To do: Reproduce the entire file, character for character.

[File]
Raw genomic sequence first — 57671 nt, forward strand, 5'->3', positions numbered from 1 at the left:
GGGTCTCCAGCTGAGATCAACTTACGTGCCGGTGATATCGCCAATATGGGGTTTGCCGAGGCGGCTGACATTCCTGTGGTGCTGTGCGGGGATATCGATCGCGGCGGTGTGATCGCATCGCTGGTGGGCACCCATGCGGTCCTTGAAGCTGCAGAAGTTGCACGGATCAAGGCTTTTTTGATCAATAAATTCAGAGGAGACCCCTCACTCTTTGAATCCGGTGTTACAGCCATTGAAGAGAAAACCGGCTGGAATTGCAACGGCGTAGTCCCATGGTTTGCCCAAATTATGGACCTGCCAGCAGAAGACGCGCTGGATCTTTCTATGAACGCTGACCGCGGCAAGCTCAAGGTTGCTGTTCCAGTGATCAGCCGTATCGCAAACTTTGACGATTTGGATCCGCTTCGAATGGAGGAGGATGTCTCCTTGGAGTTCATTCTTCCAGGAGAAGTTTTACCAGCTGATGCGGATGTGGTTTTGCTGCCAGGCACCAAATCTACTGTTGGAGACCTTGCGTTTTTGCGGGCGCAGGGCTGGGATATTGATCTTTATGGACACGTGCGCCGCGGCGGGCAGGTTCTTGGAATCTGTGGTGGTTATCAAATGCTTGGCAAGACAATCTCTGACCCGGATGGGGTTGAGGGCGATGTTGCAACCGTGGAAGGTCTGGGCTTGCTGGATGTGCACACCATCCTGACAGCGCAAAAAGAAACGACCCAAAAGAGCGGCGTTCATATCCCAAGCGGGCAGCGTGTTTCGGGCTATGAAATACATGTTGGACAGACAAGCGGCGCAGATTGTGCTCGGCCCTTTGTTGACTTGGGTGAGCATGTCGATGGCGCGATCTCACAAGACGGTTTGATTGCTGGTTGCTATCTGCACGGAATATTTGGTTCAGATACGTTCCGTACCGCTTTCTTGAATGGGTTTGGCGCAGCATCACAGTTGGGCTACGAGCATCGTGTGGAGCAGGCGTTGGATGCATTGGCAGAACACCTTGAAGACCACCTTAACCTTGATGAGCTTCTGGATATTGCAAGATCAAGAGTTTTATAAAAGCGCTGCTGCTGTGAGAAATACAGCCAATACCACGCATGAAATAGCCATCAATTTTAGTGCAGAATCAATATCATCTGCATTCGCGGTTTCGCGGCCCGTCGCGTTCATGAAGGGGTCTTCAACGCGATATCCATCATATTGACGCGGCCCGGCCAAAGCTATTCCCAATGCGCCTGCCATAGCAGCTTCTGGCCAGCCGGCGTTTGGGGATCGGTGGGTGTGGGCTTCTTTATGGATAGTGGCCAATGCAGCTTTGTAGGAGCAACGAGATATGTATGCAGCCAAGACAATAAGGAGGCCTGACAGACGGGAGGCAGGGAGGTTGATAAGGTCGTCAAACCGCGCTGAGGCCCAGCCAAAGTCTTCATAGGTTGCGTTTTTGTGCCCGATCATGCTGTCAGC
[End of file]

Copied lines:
Raw genomic sequence first — 57671 nt, forward strand, 5'->3', positions numbered from 1 at the left:
GGGTCTCCAGCTGAGATCAACTTACGTGCCGGTGATATCGCCAATATGGGGTTTGCCGAGGCGGCTGACATTCCTGTGGTGCTGTGCGGGGATATCGATCGCGGCGGTGTGATCGCATCGCTGGTGGGCACCCATGCGGTCCTTGAAGCTGCAGAAGTTGCACGGATCAAGGCTTTTTTGATCAATAAATTCAGAGGAGACCCCTCACTCTTTGAATCCGGTGTTACAGCCATTGAAGAGAAAACCGGCTGGAATTGCAACGGCGTAGTCCCATGGTTTGCCCAAATTATGGACCTGCCAGCAGAAGACGCGCTGGATCTTTCTATGAACGCTGACCGCGGCAAGCTCAAGGTTGCTGTTCCAGTGATCAGCCGTATCGCAAACTTTGACGATTTGGATCCGCTTCGAATGGAGGAGGATGTCTCCTTGGAGTTCATTCTTCCAGGAGAAGTTTTACCAGCTGATGCGGATGTGGTTTTGCTGCCAGGCACCAAATCTACTGTTGGAGACCTTGCGTTTTTGCGGGCGCAGGGCTGGGATATTGATCTTTATGGACACGTGCGCCGCGGCGGGCAGGTTCTTGGAATCTGTGGTGGTTATCAAATGCTTGGCAAGACAATCTCTGACCCGGATGGGGTTGAGGGCGATGTTGCAACCGTGGAAGGTCTGGGCTTGCTGGATGTGCACACCATCCTGACAGCGCAAAAAGAAACGACCCAAAAGAGCGGCGTTCATATCCCAAGCGGGCAGCGTGTTTCGGGCTATGAAATACATGTTGGACAGACAAGCGGCGCAGATTGTGCTCGGCCCTTTGTTGACTTGGGTGAGCATGTCGATGGCGCGATCTCACAAGACGGTTTGATTGCTGGTTGCTATCTGCACGGAATATTTGGTTCAGATACGTTCCGTACCGCTTTCTTGAATGGGTTTGGCGCAGCATCACAGTTGGGCTACGAGCATCGTGTGGAGCAGGCGTTGGATGCATTGGCAGAACACCTTGAAGACCACCTTAACCTTGATGAGCTTCTGGATATTGCAAGATCAAGAGTTTTATAAAAGCGCTGCTGCTGTGAGAAATACAGCCAATACCACGCATGAAATAGCCATCAATTTTAGTGCAGAATCAATATCATCTGCATTCGCGGTTTCGCGGCCCGTCGCGTTCATGAAGGGGTCTTCAACGCGATATCCATCATATTGACGCGGCCCGGCCAAAGCTATTCCCAATGCGCCTGCCATAGCAGCTTCTGGCCAGCCGGCGTTTGGGGATCGGTGGGTGTGGGCTTCTTTATGGATAGTGGCCAATGCAGCTTTGTAGGAGCAACGAGATATGTATGCAGCCAAGACAATAAGGAGGCCTGACAGACGGGAGGCAGGGAGGTTGATAAGGTCGTCAAACCGCGCTGAGGCCCAGCCAAAGTCTTCATAGGTTGCGTTTTTGTGCCCGATCATGCTGTCAGC